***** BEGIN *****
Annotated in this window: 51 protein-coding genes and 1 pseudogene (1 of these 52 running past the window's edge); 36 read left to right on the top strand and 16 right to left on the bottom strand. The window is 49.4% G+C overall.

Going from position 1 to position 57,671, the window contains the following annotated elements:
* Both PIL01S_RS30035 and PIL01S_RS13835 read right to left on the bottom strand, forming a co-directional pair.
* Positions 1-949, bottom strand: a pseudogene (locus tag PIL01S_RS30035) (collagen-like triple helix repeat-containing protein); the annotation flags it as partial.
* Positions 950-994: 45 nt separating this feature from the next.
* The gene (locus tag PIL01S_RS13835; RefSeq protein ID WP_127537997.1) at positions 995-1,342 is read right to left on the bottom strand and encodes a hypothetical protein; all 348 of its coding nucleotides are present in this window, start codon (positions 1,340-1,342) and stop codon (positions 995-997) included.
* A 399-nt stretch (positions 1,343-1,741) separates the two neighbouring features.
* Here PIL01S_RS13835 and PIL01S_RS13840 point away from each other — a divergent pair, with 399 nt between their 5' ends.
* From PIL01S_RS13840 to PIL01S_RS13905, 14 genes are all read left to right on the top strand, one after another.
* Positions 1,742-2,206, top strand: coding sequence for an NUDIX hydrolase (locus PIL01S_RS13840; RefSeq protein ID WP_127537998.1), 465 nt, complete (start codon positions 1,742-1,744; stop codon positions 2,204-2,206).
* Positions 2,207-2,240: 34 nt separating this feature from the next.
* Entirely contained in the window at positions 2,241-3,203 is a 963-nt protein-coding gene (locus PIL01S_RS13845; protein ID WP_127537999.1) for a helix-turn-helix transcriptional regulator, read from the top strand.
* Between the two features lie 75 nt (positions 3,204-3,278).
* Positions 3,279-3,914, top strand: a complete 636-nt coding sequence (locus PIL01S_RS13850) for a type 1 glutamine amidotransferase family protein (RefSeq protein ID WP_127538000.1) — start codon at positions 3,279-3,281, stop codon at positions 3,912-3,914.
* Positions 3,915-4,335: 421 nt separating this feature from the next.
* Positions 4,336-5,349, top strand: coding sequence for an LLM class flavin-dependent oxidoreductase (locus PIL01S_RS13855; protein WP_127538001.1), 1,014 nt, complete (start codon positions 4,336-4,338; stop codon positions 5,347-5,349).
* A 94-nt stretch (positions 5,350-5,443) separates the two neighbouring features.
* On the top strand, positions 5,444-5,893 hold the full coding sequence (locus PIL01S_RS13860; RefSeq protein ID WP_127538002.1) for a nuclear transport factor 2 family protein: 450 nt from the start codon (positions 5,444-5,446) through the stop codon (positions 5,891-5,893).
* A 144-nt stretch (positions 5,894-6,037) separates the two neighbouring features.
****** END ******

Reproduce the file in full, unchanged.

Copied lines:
Annotated in this window: 51 protein-coding genes and 1 pseudogene (1 of these 52 running past the window's edge); 36 read left to right on the top strand and 16 right to left on the bottom strand. The window is 49.4% G+C overall.

Going from position 1 to position 57,671, the window contains the following annotated elements:
* Both PIL01S_RS30035 and PIL01S_RS13835 read right to left on the bottom strand, forming a co-directional pair.
* Positions 1-949, bottom strand: a pseudogene (locus tag PIL01S_RS30035) (collagen-like triple helix repeat-containing protein); the annotation flags it as partial.
* Positions 950-994: 45 nt separating this feature from the next.
* The gene (locus tag PIL01S_RS13835; RefSeq protein ID WP_127537997.1) at positions 995-1,342 is read right to left on the bottom strand and encodes a hypothetical protein; all 348 of its coding nucleotides are present in this window, start codon (positions 1,340-1,342) and stop codon (positions 995-997) included.
* A 399-nt stretch (positions 1,343-1,741) separates the two neighbouring features.
* Here PIL01S_RS13835 and PIL01S_RS13840 point away from each other — a divergent pair, with 399 nt between their 5' ends.
* From PIL01S_RS13840 to PIL01S_RS13905, 14 genes are all read left to right on the top strand, one after another.
* Positions 1,742-2,206, top strand: coding sequence for an NUDIX hydrolase (locus PIL01S_RS13840; RefSeq protein ID WP_127537998.1), 465 nt, complete (start codon positions 1,742-1,744; stop codon positions 2,204-2,206).
* Positions 2,207-2,240: 34 nt separating this feature from the next.
* Entirely contained in the window at positions 2,241-3,203 is a 963-nt protein-coding gene (locus PIL01S_RS13845; protein ID WP_127537999.1) for a helix-turn-helix transcriptional regulator, read from the top strand.
* Between the two features lie 75 nt (positions 3,204-3,278).
* Positions 3,279-3,914, top strand: a complete 636-nt coding sequence (locus PIL01S_RS13850) for a type 1 glutamine amidotransferase family protein (RefSeq protein ID WP_127538000.1) — start codon at positions 3,279-3,281, stop codon at positions 3,912-3,914.
* Positions 3,915-4,335: 421 nt separating this feature from the next.
* Positions 4,336-5,349, top strand: coding sequence for an LLM class flavin-dependent oxidoreductase (locus PIL01S_RS13855; protein WP_127538001.1), 1,014 nt, complete (start codon positions 4,336-4,338; stop codon positions 5,347-5,349).
* A 94-nt stretch (positions 5,350-5,443) separates the two neighbouring features.
* On the top strand, positions 5,444-5,893 hold the full coding sequence (locus PIL01S_RS13860; RefSeq protein ID WP_127538002.1) for a nuclear transport factor 2 family protein: 450 nt from the start codon (positions 5,444-5,446) through the stop codon (positions 5,891-5,893).
* A 144-nt stretch (positions 5,894-6,037) separates the two neighbouring features.